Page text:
If you’d like to try to fix code P0134 at home without throwing money at parts, you’ll want to follow the steps below for proper diagnosis. Complete diagnosis may require some specialized equipment beyond what the FIXD Sensor can provide, but the biggest challenge for this repair is that internal engine issues could be the root cause of this code. As such, this diagnosis and repair should not be attempted by beginner DIYers. 

DIY difficulty level: Beginner

This repair can be attempted by beginner DIYers.

Tools/parts needed (our top picks from Amazon):

STEP 1: USE FIXD TO ENSURE NO OTHER ENGINE CODES ARE PRESENT.

Scan your vehicle to verify P0134 is the only code present. If other codes are present, they must be addressed first.

STEP 2: INSPECT O2 SENSORS AND WIRING. 

Visually check the electrical connections, wire harness, and metal tabs in terminals for any damages. If any damage is found, replace the oxygen sensor.

STEP 3: CHECK OXYGEN SENSOR(S) WITH MULTIMETER.

Consult your vehicle repair manual to locate the harness connector for the O2 sensor, and using your multimeter, check to make sure that the sensor is getting battery voltage. Disconnect the harness connector and turn the ignition to the on position (do not crank car). Test O2 sensor for proper voltage with a multimeter using the instructions from your vehicle’s repair manual. Check for varying voltage of between .1-.95V with the engine running at operating temperature. If this reading isn’t within spec, consider replacing the O2 sensor 1 on bank 1.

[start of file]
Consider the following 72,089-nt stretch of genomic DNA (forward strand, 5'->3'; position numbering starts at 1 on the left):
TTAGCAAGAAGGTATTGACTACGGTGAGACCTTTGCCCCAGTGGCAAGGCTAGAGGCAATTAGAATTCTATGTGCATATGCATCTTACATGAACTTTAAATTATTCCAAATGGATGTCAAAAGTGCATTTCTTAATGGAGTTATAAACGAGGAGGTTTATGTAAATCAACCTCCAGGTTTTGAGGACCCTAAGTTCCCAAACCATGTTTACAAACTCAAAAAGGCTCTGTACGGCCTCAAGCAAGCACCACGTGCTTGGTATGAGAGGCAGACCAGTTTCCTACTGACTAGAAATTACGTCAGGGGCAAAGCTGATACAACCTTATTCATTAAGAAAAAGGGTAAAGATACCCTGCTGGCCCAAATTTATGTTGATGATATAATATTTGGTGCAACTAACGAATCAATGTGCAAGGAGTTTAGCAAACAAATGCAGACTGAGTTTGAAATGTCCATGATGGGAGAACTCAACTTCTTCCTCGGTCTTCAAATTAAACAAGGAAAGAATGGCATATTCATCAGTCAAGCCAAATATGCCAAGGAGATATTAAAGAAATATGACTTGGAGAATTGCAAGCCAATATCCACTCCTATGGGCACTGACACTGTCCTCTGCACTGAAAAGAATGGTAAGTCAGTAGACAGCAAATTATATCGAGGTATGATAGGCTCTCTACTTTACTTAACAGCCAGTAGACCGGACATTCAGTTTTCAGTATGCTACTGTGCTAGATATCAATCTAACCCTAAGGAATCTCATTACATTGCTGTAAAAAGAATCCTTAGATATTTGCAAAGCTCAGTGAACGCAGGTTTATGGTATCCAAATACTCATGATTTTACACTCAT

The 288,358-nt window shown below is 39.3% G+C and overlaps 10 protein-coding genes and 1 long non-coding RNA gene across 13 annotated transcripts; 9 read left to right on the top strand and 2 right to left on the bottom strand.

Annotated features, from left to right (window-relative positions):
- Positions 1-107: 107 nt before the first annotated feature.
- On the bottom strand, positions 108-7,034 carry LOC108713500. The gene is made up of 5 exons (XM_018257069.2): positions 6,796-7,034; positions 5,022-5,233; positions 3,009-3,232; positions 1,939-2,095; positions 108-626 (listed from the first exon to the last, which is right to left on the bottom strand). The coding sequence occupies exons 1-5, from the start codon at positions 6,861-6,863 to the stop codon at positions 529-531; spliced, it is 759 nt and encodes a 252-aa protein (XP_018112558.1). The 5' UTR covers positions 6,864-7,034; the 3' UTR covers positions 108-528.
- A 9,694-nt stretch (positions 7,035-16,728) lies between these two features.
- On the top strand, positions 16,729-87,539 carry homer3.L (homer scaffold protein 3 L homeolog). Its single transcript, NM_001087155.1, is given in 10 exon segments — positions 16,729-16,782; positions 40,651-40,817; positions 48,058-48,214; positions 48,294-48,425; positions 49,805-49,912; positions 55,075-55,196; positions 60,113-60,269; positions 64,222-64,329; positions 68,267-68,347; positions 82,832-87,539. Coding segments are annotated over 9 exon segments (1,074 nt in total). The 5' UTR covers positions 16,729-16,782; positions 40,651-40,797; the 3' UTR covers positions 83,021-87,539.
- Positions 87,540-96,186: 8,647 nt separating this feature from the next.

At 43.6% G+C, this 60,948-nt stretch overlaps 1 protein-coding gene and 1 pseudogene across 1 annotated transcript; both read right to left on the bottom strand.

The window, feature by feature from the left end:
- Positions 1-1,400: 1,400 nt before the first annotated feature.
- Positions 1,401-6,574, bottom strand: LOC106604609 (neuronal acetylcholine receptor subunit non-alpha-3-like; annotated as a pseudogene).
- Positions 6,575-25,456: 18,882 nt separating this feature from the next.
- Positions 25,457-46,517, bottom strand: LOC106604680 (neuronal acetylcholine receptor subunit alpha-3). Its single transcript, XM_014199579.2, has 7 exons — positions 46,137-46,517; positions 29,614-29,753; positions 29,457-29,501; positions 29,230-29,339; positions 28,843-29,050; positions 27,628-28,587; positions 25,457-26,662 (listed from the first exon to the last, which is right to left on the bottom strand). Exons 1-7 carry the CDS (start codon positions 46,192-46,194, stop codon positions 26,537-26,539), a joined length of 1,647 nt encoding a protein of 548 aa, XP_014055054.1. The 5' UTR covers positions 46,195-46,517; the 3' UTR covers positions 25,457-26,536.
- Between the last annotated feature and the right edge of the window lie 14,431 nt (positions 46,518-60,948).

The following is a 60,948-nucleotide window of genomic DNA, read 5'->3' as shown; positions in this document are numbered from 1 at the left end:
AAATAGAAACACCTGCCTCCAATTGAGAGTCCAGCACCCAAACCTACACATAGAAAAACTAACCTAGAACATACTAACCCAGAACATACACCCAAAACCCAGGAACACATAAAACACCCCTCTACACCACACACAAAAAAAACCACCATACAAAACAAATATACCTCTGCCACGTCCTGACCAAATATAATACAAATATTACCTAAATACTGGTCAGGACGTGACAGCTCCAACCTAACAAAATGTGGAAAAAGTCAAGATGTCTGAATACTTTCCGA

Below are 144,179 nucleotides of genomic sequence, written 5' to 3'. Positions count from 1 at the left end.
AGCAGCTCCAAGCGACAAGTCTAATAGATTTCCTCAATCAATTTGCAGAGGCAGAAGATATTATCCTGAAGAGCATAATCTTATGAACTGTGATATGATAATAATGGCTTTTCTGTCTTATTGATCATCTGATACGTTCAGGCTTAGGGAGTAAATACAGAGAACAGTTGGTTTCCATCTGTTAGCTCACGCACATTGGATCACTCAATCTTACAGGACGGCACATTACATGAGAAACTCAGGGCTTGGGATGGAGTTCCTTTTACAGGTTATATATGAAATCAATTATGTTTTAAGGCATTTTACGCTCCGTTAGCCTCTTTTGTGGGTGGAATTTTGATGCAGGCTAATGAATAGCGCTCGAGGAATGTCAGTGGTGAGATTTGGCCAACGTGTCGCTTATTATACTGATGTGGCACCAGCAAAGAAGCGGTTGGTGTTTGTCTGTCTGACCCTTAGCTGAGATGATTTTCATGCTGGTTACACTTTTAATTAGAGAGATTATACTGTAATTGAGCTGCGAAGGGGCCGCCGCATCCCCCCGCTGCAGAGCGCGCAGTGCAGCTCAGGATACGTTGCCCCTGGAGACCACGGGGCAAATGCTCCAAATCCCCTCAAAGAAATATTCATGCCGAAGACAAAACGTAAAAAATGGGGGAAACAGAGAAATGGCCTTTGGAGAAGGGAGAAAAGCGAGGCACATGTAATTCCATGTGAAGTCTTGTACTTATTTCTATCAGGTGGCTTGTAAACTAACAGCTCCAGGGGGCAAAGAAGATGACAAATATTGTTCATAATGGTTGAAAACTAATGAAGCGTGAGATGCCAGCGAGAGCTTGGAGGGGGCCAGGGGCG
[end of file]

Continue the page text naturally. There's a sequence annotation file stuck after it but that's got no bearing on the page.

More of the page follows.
STEP 4: CHECK FOR EXHAUST AND VACUUM LEAKS.

Replace vacuum lines or intake air tube if there are signs of cracks or disconnections. Check for any exhaust leaks between the engine and the O2 sensor. Repair as needed.

STEP 5: CONSULT A PROFESSIONAL.

If at this point the vehicle is still setting the same code, you may have a more serious problem with your car’s oxygen sensor system, and you should bring the vehicle to a certified shop to have further diagnostic work performed.  

Common P0134 diagnosis mistakes

Prematurely replacing the oxygen sensor when the issue lies within the wiring or connectors, which could have been diagnosed by a visual inspection.

Still Need Help Fixing Code P0134?

If you’ve followed the steps above and are still experiencing issues with the oxygen sensor system and code P0134, please contact the FIXD Mechanic Hotline if you’re a FIXD Premium subscriber or find a RepairPal certified shop near you to get the right repairs at a fair price.

Justin-Hughes

Recovering autocross and track day enthusiast. Once turned a VW Jetta into a pickup truck. Lives in a van down by the river. Dream car: 2001 Subaru WRC rally car.

Justin Hughes
Recovering autocross and track day enthusiast. Once turned a VW Jetta into a pickup truck. Lives in a van down by the river. Dream car: 2001 Subaru WRC rally car.

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    7 Comments

    1. Yes it was helpful thanks

      1. Yes it was very forward and helpful..

        1. I changed the sensor a number of times and the seem to continue to read o2 sensor bank one every year before I need a smog what could it be replacing them every year?

      2. I have no 02 sesors in my harley exhaust so i installed new 02 sensor elimanator plugs and still the check engine light comes on

        1. Vacuum leak?

    2. What would be more helpful would be the multimeter readings we should see at the connector terminals, and the mm setting it should be on.

    3. I have a 05 civic hybrid and changed the o2 air flow sensor and it still comes up that the heater in not working